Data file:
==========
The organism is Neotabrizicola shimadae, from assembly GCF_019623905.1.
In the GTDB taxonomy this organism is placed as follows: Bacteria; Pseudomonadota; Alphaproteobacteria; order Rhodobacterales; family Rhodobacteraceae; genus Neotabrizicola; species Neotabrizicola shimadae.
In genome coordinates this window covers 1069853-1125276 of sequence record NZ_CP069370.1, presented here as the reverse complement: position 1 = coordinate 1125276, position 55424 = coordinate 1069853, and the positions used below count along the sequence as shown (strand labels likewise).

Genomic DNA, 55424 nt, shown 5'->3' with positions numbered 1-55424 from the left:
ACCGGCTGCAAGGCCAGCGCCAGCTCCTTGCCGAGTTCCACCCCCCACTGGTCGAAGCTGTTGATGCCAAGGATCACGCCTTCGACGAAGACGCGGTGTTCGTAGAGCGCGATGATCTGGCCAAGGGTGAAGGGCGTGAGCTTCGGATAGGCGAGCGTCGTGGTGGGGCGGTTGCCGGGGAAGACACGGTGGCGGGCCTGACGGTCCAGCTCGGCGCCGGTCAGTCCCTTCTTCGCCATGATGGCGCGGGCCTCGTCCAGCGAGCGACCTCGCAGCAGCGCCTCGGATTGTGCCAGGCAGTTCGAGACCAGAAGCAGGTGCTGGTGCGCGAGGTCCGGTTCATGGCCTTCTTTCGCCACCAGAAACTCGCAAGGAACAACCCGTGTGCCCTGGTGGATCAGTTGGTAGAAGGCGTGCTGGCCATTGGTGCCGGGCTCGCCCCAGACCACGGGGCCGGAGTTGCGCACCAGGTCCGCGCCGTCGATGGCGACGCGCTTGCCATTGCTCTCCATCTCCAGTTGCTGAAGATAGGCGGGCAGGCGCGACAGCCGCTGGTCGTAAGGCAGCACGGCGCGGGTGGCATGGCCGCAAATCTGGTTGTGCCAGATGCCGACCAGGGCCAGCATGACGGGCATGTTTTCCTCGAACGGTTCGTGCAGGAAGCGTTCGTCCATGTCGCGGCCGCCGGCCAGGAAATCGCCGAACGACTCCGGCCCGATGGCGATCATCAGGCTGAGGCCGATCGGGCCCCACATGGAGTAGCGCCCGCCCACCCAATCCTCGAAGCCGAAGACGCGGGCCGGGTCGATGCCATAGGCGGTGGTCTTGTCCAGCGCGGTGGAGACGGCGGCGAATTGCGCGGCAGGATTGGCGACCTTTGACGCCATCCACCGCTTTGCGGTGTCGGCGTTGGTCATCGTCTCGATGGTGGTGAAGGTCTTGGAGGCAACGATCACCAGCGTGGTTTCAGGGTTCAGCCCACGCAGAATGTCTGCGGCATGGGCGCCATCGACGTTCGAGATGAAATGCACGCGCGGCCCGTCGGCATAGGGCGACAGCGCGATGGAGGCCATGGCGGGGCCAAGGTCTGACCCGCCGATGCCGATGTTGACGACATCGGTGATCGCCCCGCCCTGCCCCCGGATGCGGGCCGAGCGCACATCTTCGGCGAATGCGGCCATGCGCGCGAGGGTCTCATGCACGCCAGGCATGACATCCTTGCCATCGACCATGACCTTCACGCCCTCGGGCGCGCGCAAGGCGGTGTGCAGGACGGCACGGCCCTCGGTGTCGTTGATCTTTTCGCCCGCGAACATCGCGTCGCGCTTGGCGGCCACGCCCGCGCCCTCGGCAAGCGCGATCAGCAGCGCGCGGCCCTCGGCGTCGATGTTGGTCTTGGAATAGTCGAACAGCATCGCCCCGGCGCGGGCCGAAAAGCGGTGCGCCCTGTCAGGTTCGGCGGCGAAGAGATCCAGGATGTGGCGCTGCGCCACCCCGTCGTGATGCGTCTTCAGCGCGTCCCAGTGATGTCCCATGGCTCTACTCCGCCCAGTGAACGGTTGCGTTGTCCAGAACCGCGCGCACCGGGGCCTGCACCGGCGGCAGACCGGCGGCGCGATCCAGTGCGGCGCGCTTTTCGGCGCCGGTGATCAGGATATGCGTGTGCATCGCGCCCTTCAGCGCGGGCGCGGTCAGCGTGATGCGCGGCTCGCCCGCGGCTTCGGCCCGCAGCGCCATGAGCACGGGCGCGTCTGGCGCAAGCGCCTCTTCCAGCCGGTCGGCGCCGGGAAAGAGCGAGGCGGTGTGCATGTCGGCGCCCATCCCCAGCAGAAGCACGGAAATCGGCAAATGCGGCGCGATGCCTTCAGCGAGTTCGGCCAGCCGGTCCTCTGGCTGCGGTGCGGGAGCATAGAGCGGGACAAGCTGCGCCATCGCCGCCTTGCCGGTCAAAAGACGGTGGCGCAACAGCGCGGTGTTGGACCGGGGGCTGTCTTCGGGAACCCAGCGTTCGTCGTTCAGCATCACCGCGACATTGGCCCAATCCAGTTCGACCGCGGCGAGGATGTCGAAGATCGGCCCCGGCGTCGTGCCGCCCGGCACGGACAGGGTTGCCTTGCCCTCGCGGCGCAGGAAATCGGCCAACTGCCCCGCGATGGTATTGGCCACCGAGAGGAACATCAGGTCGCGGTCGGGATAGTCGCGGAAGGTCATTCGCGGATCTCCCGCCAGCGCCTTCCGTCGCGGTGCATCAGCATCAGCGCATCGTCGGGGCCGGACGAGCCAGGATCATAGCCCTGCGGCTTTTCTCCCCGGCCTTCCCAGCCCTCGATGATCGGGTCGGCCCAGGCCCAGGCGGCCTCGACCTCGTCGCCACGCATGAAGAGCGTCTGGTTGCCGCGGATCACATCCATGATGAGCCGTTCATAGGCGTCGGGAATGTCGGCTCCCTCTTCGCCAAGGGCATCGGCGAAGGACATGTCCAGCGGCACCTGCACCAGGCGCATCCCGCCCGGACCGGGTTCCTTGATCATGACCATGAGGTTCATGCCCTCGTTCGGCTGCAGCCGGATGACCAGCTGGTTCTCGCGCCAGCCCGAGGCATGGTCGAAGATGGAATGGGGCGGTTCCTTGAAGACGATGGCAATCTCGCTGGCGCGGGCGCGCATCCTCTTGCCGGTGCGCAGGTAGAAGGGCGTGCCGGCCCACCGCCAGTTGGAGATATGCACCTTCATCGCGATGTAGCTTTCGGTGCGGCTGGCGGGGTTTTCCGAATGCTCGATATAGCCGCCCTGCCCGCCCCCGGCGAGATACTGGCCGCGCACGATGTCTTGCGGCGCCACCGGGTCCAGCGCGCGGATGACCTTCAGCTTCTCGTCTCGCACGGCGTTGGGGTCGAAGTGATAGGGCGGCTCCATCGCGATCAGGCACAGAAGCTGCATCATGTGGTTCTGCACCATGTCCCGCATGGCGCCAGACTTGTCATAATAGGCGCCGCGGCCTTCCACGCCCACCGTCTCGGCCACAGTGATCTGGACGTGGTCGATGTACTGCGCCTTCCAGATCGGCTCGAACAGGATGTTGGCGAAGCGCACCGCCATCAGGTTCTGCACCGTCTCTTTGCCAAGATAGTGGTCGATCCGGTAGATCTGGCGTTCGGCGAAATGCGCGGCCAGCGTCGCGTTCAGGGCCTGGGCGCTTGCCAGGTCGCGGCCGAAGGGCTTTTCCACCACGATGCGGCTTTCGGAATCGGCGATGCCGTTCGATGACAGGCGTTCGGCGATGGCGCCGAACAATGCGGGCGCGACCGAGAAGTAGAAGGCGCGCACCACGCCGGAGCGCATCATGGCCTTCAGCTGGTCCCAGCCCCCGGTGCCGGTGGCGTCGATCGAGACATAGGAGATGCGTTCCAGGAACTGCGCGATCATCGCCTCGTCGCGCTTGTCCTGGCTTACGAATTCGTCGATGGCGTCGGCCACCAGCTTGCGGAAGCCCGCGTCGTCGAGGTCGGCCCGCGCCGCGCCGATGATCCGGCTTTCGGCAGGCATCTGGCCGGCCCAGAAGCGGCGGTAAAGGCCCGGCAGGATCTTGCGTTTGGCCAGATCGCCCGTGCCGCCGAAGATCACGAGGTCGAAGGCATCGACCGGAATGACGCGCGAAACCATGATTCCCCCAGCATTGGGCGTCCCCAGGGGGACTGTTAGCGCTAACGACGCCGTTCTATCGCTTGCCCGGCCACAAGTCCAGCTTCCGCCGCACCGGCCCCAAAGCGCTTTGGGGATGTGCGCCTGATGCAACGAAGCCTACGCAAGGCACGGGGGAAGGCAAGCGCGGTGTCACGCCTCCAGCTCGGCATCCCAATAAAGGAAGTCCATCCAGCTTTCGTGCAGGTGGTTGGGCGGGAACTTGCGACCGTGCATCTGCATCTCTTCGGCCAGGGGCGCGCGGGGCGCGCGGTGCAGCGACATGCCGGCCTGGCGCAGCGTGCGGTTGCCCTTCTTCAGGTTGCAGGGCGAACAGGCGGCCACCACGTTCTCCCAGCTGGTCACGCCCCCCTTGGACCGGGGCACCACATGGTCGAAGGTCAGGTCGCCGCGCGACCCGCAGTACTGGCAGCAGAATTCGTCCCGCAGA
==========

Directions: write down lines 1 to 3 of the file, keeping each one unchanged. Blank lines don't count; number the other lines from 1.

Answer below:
The organism is Neotabrizicola shimadae, from assembly GCF_019623905.1.
In the GTDB taxonomy this organism is placed as follows: Bacteria; Pseudomonadota; Alphaproteobacteria; order Rhodobacterales; family Rhodobacteraceae; genus Neotabrizicola; species Neotabrizicola shimadae.
In genome coordinates this window covers 1069853-1125276 of sequence record NZ_CP069370.1, presented here as the reverse complement: position 1 = coordinate 1125276, position 55424 = coordinate 1069853, and the positions used below count along the sequence as shown (strand labels likewise).